Woman suffering menstrual pain claims Emirates Airlines booted her off her flight

By @chelean on
FILE PHOTO: Emirates cabin crew look on as visitors tour an Emirates Airbus A380 during the Dubai Airshow in Dubai, United Arab Emirates November 13, 2017.
FILE PHOTO: Emirates cabin crew look on as visitors tour an Emirates Airbus A380 during the Dubai Airshow in Dubai, United Arab Emirates November 13, 2017. Reuters/Satish Kumar/File Photo

A woman suffering from menstrual cramps was reportedly forced out of her Emirates Airline flight. Beth Evans had boarded the flight in Birmingham, UK, on Saturday with her boyfriend Joshua Moran, but they were told to leave after a flight attendant overheard her complaining about the pain.

Evans, 24, claimed they were ordered to leave their £400 (AU$713) flight bound for Dubai after a flight attendant overheard her telling Moran that she was suffering from menstrual pain minutes before take-off. She described the pain as “one out of ten” when sitting down. She, however, added that she would be happy to sit through the seven-hour flight.

However, the flight attendant apparently expressed concerns about her ability to endure the pain. Without a doctor on board, she and her boyfriend were asked to leave the A380 jet. They said they had to spend £250 (AU$445) each to rebook their flight.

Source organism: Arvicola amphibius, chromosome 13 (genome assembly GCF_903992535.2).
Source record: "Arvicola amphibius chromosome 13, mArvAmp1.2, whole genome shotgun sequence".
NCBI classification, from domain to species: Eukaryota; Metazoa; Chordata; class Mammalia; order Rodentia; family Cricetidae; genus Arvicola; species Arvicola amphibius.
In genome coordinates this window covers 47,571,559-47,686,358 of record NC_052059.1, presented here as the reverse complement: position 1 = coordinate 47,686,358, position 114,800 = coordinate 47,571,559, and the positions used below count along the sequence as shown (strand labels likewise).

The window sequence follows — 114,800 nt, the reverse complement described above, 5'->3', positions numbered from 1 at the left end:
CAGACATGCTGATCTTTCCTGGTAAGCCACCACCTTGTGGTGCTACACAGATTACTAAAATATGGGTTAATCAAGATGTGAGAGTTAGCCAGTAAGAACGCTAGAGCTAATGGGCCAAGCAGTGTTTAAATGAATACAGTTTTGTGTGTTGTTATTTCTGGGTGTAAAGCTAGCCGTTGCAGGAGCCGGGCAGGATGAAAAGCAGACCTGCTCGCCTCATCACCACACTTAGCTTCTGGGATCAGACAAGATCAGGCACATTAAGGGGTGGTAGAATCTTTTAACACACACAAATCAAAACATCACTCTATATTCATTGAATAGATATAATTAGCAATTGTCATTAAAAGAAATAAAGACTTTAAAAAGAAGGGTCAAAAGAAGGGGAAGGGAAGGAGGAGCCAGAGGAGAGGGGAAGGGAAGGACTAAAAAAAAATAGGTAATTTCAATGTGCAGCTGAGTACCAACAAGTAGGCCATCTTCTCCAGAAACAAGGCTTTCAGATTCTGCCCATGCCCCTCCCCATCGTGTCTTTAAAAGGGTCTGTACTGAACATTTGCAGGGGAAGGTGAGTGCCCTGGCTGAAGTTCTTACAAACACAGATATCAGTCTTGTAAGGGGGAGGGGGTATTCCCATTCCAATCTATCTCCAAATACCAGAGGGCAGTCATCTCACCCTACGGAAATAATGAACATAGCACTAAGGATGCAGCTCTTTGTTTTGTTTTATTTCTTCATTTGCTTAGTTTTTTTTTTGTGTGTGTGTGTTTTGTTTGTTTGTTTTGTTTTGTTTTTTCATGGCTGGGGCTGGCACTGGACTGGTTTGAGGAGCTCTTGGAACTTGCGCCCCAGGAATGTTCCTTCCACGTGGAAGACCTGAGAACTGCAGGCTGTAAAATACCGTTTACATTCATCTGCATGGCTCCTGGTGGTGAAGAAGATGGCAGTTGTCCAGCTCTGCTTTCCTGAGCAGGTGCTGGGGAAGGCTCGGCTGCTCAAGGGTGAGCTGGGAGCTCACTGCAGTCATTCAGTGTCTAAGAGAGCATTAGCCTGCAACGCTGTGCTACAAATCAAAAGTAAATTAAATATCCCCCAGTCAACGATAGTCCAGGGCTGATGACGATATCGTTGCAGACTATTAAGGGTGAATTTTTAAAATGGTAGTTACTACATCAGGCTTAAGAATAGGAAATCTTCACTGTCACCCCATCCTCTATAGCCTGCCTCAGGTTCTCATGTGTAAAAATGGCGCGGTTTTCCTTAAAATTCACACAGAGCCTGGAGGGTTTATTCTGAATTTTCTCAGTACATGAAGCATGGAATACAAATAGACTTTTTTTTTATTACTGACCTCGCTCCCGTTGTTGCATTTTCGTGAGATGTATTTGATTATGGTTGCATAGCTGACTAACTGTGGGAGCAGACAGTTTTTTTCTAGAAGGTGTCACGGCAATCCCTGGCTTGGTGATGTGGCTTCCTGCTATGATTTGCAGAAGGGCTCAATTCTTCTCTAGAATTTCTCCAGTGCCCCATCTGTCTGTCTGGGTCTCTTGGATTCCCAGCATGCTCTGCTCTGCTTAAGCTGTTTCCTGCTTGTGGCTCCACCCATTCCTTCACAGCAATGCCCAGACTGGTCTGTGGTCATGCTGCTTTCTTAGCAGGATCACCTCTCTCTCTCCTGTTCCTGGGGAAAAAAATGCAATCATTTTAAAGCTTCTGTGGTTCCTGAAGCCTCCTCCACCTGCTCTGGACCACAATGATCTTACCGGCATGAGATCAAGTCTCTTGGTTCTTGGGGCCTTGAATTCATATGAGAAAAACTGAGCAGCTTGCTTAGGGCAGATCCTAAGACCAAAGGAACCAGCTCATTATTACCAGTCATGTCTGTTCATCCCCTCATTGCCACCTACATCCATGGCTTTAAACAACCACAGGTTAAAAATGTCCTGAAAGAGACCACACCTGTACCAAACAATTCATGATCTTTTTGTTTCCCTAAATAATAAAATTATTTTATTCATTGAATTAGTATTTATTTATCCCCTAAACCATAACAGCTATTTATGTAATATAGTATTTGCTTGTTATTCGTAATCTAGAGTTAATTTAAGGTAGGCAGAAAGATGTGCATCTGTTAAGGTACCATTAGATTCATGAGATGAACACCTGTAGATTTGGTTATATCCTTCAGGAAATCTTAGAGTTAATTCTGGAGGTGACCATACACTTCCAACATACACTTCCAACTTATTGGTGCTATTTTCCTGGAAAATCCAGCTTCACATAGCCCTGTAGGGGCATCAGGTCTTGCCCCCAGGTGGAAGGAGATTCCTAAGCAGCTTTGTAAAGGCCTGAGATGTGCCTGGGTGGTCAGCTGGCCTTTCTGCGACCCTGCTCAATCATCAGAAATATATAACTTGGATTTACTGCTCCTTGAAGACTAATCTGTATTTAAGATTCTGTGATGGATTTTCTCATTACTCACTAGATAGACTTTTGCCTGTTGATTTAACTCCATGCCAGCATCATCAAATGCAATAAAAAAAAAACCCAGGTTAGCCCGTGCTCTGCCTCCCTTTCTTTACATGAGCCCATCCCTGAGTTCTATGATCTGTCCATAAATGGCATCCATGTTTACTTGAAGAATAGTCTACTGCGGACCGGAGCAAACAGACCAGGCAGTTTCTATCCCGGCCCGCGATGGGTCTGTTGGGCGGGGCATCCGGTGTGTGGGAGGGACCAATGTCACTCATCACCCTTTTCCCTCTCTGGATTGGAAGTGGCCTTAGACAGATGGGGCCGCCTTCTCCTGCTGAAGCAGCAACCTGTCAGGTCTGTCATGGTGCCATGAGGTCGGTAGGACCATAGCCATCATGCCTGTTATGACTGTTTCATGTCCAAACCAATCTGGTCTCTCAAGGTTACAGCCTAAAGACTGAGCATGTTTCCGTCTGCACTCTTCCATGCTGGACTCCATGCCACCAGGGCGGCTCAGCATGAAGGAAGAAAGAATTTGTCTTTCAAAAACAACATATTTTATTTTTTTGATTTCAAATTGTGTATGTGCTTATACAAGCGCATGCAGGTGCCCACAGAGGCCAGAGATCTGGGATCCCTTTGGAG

“To be kicked off for period pains, it was madness,” Moran told The Sun. “Beth was in tears and getting upset when the hostess was asking her questions. It’s embarrassing to have to explain about period pains when it’s being overheard.”

Moran added that the crew didn’t even have anyone look after her. “They just contacted a medical team in the US and they said Beth couldn’t fly.”

Emirates’ version of the event slightly differs from the couple’s. According to the airline’s statement, it was Evans who alerted the crew that she was suffering from pain.

“The passenger alerted the crew onboard that she was suffering from discomfort and pain and mentioned that she was feeling unwell,” the statement reads (via the Washington Post). “The captain made the decision to request medical support and offload Ms Evans so she could access medical assistance as needed. The safety of our passengers and crew is of paramount importance, and we would not have wanted to endanger Ms Evans by delaying medical help had she worsened during the seven-hour flight to Dubai.”